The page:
Australia asylum camp conditions 'unbearable'

UN High Commissioner for Human Rights Navi Pillay Ms Pillay said Australia's policy placed the human rights of asylum seekers at risk

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UN High Commissioner for Human Rights Navi Pillay has criticised conditions at Australia's offshore processing camp for asylum seekers on Nauru.

Recent hunger strikes undertaken by some detainees were an "indication of the unbearable conditions under which they're being held", she said.

Detainees have been refusing food to protest against living conditions and the length of their detention.

Australia reintroduced its offshore processing policy in September.

Under the policy, asylum seekers are sent to processing centres away from the Australian mainland - currently to Nauru and in coming months to Manus island in Papua New Guinea - while their claims are assessed.

The government says the policy is intended to deter people from paying people smugglers and making the dangerous journey to Australia by boat.

'Last resort'

Speaking to ABC radio, Ms Pillay said she was "alarmed" to hear of the hunger strikes, saying "it would be a blight on Australia's good human rights record if it doesn't respect the rights of asylum seekers".

"I fear that this is another road to indefinite detention," she said, adding that "detention of asylum-seekers should be the last resort, not the first".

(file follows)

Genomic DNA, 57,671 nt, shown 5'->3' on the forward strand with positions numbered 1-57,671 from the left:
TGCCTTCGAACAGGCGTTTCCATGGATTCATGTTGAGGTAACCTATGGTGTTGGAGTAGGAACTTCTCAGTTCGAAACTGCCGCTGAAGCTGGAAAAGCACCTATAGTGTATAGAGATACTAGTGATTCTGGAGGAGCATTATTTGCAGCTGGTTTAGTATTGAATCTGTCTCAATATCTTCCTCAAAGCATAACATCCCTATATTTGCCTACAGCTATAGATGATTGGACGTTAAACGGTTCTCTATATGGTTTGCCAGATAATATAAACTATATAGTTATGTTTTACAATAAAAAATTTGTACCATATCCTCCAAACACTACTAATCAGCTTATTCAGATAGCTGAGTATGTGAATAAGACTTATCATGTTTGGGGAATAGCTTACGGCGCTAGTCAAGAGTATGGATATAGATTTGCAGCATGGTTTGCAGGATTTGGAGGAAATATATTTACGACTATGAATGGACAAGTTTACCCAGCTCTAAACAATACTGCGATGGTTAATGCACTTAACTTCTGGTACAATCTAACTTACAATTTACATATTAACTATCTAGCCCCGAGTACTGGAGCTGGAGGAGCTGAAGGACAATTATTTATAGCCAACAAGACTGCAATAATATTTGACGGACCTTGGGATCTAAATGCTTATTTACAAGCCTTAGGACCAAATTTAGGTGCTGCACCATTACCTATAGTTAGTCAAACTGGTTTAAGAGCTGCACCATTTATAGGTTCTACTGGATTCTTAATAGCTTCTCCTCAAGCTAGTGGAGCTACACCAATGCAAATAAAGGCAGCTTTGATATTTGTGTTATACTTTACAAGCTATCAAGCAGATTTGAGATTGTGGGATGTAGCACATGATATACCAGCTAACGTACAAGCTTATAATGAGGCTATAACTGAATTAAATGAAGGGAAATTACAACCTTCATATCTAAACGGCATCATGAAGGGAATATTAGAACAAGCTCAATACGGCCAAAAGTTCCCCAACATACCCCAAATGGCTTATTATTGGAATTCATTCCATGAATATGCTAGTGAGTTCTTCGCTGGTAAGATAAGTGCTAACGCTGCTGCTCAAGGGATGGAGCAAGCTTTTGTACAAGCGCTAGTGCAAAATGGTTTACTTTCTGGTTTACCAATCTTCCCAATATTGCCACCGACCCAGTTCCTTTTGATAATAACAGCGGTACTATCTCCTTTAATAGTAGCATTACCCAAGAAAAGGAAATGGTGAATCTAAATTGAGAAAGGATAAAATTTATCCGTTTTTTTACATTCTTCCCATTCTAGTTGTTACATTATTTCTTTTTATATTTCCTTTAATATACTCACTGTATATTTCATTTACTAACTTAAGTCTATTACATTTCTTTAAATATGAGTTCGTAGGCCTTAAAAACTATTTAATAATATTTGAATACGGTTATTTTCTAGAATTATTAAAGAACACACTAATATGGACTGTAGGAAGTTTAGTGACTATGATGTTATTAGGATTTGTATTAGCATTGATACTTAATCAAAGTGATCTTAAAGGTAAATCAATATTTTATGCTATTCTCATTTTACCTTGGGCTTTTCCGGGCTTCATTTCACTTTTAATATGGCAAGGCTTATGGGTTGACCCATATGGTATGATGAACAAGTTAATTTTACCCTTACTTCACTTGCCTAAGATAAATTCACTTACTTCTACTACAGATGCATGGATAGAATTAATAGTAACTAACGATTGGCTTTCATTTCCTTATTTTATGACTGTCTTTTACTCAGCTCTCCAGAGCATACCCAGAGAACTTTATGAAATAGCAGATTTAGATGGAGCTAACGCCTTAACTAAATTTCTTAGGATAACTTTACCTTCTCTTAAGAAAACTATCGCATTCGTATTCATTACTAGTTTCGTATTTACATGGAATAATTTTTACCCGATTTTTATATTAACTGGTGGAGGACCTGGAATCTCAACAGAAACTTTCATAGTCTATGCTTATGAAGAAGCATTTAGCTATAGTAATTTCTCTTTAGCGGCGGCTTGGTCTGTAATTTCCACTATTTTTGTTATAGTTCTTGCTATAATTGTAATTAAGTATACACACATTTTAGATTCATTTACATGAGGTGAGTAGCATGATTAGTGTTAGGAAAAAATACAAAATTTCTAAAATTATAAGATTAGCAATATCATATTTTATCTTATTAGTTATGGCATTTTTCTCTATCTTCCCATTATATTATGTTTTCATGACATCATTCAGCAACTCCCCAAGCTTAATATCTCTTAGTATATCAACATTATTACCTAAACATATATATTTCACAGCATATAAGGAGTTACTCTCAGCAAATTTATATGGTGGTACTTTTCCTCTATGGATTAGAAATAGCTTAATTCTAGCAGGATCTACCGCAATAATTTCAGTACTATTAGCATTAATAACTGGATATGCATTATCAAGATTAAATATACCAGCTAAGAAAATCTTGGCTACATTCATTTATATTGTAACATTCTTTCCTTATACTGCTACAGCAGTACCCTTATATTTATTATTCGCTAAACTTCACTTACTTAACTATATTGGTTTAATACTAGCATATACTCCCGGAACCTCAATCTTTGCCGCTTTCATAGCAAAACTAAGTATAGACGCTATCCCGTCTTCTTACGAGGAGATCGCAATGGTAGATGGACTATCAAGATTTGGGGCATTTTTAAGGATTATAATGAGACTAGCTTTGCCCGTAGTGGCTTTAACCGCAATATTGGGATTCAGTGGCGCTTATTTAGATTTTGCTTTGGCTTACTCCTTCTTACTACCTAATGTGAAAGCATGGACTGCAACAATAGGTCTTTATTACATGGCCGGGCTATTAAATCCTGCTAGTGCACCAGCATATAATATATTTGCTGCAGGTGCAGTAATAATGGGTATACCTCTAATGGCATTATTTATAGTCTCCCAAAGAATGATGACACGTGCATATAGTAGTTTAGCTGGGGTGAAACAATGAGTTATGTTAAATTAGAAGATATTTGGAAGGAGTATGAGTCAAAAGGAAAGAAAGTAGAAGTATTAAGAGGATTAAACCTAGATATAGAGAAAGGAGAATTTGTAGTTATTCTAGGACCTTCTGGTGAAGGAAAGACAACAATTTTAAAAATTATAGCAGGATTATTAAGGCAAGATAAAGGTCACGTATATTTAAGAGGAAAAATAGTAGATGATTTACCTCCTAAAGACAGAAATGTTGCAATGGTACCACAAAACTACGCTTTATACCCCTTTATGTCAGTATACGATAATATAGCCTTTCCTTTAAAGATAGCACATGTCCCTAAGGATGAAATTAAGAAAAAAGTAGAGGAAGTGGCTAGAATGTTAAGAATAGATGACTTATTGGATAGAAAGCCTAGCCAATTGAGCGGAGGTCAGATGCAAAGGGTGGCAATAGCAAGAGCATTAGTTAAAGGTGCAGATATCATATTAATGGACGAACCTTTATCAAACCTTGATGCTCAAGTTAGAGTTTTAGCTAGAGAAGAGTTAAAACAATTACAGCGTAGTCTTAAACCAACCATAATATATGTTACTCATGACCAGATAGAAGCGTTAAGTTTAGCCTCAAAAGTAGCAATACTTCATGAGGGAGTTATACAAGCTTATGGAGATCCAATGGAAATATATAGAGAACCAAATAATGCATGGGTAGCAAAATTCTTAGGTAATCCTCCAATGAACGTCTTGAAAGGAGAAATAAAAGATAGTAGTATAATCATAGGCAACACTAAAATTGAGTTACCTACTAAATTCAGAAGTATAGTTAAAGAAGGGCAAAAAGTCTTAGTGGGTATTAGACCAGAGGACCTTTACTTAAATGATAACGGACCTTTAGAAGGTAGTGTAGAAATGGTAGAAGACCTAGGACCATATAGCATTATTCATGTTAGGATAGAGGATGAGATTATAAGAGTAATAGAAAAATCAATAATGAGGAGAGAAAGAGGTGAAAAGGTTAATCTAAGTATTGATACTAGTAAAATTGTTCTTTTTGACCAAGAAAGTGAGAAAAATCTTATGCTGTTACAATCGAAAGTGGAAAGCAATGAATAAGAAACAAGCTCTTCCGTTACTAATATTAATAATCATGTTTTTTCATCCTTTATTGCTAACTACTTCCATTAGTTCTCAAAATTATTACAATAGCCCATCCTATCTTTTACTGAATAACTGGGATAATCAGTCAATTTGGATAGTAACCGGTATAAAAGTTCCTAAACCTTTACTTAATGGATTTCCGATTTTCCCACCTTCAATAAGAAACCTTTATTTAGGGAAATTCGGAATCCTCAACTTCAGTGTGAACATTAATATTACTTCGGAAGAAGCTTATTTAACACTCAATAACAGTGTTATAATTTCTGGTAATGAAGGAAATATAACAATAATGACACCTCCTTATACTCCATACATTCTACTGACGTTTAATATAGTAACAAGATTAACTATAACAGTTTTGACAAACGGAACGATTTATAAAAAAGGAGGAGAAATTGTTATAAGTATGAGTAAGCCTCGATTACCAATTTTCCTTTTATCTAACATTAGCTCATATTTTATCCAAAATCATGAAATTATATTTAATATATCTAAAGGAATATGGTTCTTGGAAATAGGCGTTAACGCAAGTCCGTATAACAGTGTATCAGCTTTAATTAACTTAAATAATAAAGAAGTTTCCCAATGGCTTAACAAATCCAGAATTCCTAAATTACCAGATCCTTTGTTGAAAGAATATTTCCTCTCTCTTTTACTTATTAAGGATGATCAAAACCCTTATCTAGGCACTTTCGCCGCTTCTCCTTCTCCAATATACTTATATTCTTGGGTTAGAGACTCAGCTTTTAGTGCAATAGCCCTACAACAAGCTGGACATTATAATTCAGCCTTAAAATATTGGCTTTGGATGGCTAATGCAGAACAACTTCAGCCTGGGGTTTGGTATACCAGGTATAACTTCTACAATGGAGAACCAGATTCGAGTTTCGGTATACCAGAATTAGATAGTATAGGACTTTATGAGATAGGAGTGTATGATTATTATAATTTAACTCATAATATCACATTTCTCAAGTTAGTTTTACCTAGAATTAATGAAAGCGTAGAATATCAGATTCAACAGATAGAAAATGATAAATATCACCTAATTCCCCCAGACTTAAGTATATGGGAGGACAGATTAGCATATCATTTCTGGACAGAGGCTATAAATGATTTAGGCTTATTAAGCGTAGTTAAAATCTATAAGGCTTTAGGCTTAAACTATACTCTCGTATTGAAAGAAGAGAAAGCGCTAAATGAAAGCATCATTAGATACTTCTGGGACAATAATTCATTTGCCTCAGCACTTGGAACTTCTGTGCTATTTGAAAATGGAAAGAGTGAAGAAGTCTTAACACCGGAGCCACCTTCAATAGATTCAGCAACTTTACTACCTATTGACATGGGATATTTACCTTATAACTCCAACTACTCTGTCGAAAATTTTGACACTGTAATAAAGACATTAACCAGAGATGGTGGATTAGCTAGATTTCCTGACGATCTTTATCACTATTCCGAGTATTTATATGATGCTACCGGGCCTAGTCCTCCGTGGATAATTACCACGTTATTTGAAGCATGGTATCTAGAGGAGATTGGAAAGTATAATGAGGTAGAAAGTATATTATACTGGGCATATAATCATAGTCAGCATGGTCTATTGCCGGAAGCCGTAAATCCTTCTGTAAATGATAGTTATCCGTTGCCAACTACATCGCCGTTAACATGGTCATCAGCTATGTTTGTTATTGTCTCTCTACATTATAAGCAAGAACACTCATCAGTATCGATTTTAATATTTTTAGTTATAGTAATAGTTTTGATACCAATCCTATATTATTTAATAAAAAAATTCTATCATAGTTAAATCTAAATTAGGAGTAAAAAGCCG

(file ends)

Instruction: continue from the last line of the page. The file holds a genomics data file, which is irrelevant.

Refugee advocates said that at one point 300 detainees were taking part in the hunger strike - the Australian government said numbers involved were smaller.

Most of the participants are now reported to have ended the strike, following news that human rights watchdog Amnesty International is to visit the camp in Nauru next week.

Since it was reopened in early September, more than 370 asylum seekers - mostly from Sri Lanka and Afghanistan - have been transferred there. They are currently living in tents while more permanent structures are built.

In recent weeks both the ruling Labor Party and the opposition have suggested that asylum seekers will have to spend as long as five years in camps while their claims are processed.

Ms Pillay said she understood Australia's "obligation to its own citizens to protect them from unwanted or excessive migration".

But she suggested there was a double standard for European migrants or migrants arriving by air, who could stay in homes while their claims were processed.

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